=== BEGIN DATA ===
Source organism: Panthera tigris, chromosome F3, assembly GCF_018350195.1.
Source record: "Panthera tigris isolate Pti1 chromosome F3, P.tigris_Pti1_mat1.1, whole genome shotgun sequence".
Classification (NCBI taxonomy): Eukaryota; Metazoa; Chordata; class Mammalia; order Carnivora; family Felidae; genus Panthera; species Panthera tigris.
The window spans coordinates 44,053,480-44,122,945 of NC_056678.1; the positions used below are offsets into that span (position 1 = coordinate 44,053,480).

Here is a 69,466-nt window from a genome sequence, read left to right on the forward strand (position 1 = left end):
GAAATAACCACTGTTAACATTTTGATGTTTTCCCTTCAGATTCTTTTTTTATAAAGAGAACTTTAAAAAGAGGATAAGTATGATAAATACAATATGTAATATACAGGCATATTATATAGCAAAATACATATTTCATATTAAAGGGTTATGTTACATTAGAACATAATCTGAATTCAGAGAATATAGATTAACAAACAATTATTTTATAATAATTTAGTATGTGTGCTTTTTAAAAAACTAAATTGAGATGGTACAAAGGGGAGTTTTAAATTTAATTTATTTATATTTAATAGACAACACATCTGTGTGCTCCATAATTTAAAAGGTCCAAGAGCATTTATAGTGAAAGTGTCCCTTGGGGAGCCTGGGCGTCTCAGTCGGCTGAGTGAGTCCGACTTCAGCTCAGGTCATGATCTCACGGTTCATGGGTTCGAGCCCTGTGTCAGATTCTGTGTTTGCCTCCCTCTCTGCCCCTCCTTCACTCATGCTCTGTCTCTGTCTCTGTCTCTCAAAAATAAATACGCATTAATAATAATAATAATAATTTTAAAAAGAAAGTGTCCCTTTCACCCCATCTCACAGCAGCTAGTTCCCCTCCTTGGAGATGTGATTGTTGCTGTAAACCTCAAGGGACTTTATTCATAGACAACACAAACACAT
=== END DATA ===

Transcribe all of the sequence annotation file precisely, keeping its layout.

Source organism: Panthera tigris, chromosome F3, assembly GCF_018350195.1.
Source record: "Panthera tigris isolate Pti1 chromosome F3, P.tigris_Pti1_mat1.1, whole genome shotgun sequence".
Classification (NCBI taxonomy): Eukaryota; Metazoa; Chordata; class Mammalia; order Carnivora; family Felidae; genus Panthera; species Panthera tigris.
The window spans coordinates 44,053,480-44,122,945 of NC_056678.1; the positions used below are offsets into that span (position 1 = coordinate 44,053,480).

Here is a 69,466-nt window from a genome sequence, read left to right on the forward strand (position 1 = left end):
GAAATAACCACTGTTAACATTTTGATGTTTTCCCTTCAGATTCTTTTTTTATAAAGAGAACTTTAAAAAGAGGATAAGTATGATAAATACAATATGTAATATACAGGCATATTATATAGCAAAATACATATTTCATATTAAAGGGTTATGTTACATTAGAACATAATCTGAATTCAGAGAATATAGATTAACAAACAATTATTTTATAATAATTTAGTATGTGTGCTTTTTAAAAAACTAAATTGAGATGGTACAAAGGGGAGTTTTAAATTTAATTTATTTATATTTAATAGACAACACATCTGTGTGCTCCATAATTTAAAAGGTCCAAGAGCATTTATAGTGAAAGTGTCCCTTGGGGAGCCTGGGCGTCTCAGTCGGCTGAGTGAGTCCGACTTCAGCTCAGGTCATGATCTCACGGTTCATGGGTTCGAGCCCTGTGTCAGATTCTGTGTTTGCCTCCCTCTCTGCCCCTCCTTCACTCATGCTCTGTCTCTGTCTCTGTCTCTCAAAAATAAATACGCATTAATAATAATAATAATAATTTTAAAAAGAAAGTGTCCCTTTCACCCCATCTCACAGCAGCTAGTTCCCCTCCTTGGAGATGTGATTGTTGCTGTAAACCTCAAGGGACTTTATTCATAGACAACACAAACACAT